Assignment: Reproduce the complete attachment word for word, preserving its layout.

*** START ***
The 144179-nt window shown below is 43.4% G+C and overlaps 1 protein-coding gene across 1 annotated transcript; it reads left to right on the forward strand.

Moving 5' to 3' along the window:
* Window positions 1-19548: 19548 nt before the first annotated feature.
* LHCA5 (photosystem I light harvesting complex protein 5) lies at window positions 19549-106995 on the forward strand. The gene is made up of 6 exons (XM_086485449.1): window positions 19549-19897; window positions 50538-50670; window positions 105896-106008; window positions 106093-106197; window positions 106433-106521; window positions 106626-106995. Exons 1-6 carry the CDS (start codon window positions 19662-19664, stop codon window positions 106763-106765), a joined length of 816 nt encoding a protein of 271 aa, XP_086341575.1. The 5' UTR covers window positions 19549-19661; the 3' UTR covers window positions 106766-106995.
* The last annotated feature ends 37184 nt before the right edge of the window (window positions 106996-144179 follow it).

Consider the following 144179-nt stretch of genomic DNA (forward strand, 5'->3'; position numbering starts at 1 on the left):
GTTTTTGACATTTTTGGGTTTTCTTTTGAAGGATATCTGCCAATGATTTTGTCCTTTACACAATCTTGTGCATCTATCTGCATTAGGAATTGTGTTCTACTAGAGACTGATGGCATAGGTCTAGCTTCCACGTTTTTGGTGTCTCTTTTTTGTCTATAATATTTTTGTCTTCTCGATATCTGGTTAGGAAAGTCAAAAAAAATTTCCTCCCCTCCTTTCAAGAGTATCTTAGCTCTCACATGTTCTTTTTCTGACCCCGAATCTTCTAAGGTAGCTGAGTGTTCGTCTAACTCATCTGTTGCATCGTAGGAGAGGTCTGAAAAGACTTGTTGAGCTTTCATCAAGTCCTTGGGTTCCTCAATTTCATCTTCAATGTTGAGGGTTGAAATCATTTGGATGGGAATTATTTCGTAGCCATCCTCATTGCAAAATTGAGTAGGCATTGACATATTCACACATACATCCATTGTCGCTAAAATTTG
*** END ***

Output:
The 144179-nt window shown below is 43.4% G+C and overlaps 1 protein-coding gene across 1 annotated transcript; it reads left to right on the forward strand.

Moving 5' to 3' along the window:
* Window positions 1-19548: 19548 nt before the first annotated feature.
* LHCA5 (photosystem I light harvesting complex protein 5) lies at window positions 19549-106995 on the forward strand. The gene is made up of 6 exons (XM_086485449.1): window positions 19549-19897; window positions 50538-50670; window positions 105896-106008; window positions 106093-106197; window positions 106433-106521; window positions 106626-106995. Exons 1-6 carry the CDS (start codon window positions 19662-19664, stop codon window positions 106763-106765), a joined length of 816 nt encoding a protein of 271 aa, XP_086341575.1. The 5' UTR covers window positions 19549-19661; the 3' UTR covers window positions 106766-106995.
* The last annotated feature ends 37184 nt before the right edge of the window (window positions 106996-144179 follow it).

Consider the following 144179-nt stretch of genomic DNA (forward strand, 5'->3'; position numbering starts at 1 on the left):
GTTTTTGACATTTTTGGGTTTTCTTTTGAAGGATATCTGCCAATGATTTTGTCCTTTACACAATCTTGTGCATCTATCTGCATTAGGAATTGTGTTCTACTAGAGACTGATGGCATAGGTCTAGCTTCCACGTTTTTGGTGTCTCTTTTTTGTCTATAATATTTTTGTCTTCTCGATATCTGGTTAGGAAAGTCAAAAAAAATTTCCTCCCCTCCTTTCAAGAGTATCTTAGCTCTCACATGTTCTTTTTCTGACCCCGAATCTTCTAAGGTAGCTGAGTGTTCGTCTAACTCATCTGTTGCATCGTAGGAGAGGTCTGAAAAGACTTGTTGAGCTTTCATCAAGTCCTTGGGTTCCTCAATTTCATCTTCAATGTTGAGGGTTGAAATCATTTGGATGGGAATTATTTCGTAGCCATCCTCATTGCAAAATTGAGTAGGCATTGACATATTCACACATACATCCATTGTCGCTAAAATTTG